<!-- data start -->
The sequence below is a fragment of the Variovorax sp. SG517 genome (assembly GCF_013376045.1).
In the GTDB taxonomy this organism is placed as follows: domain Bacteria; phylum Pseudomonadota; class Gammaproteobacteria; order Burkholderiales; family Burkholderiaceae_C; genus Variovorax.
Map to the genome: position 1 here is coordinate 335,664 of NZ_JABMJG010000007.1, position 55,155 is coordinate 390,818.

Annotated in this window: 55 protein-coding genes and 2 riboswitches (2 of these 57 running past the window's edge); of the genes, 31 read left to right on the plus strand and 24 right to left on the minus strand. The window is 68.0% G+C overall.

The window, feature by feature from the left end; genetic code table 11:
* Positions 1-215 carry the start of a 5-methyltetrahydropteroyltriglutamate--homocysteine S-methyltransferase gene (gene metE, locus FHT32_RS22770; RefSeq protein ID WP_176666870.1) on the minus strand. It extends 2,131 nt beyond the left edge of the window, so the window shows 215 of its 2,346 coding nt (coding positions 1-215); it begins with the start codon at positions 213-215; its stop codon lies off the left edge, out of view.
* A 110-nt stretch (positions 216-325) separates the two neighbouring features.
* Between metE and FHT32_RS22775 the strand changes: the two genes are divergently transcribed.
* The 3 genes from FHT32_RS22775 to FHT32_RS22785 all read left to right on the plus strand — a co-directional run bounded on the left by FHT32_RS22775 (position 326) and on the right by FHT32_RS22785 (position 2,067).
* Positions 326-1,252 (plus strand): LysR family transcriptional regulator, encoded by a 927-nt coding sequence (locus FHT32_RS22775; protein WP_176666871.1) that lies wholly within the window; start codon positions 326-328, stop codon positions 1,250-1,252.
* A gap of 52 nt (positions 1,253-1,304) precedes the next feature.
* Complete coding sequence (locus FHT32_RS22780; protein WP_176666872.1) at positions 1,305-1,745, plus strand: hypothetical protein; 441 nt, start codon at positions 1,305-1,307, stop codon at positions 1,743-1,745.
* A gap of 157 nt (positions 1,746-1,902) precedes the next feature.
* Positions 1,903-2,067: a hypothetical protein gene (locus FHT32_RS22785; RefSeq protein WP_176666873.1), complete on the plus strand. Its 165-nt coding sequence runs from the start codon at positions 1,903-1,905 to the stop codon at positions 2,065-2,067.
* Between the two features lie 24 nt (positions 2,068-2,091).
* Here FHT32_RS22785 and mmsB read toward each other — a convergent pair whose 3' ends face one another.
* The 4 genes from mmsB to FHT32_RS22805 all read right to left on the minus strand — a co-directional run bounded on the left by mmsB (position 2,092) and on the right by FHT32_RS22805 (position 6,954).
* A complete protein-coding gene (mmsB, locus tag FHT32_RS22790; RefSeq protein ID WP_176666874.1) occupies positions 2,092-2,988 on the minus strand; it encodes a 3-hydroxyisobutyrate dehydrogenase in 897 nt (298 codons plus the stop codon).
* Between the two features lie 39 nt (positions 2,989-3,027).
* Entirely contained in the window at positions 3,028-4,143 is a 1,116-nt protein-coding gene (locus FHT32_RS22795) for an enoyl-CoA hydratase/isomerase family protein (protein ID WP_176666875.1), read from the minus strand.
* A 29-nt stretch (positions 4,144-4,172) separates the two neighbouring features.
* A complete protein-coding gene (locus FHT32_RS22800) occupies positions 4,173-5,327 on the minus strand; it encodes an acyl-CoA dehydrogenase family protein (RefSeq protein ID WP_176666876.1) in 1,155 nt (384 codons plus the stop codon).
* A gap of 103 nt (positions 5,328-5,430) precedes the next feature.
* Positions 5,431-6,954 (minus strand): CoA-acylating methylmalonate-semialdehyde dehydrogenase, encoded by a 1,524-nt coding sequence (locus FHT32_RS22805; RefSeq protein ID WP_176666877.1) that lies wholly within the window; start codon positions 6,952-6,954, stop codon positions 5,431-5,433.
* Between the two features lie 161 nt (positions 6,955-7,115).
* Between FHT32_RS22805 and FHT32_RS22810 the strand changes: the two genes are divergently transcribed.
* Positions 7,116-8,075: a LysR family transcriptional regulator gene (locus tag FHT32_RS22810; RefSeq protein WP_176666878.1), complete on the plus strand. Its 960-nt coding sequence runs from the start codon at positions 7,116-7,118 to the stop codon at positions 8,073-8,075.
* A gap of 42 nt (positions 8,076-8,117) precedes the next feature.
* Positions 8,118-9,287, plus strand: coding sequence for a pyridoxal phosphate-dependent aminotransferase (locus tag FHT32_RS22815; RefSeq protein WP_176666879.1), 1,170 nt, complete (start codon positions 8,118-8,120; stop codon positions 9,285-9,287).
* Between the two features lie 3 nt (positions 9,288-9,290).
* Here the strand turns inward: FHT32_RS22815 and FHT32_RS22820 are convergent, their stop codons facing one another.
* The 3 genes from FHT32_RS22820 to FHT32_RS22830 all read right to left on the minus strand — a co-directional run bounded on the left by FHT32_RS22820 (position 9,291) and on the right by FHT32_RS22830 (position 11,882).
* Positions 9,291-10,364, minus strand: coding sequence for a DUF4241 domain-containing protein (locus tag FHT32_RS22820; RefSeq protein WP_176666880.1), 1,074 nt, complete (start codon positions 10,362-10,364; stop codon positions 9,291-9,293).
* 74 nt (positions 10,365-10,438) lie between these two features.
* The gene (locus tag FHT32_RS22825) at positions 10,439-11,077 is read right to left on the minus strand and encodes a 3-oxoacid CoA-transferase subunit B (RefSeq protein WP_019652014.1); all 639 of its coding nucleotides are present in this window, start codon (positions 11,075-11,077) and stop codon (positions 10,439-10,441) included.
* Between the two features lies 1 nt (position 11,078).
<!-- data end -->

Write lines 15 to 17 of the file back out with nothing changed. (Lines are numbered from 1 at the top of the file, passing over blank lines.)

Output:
* Between the two features lie 24 nt (positions 2,068-2,091).
* Here FHT32_RS22785 and mmsB read toward each other — a convergent pair whose 3' ends face one another.
* The 4 genes from mmsB to FHT32_RS22805 all read right to left on the minus strand — a co-directional run bounded on the left by mmsB (position 2,092) and on the right by FHT32_RS22805 (position 6,954).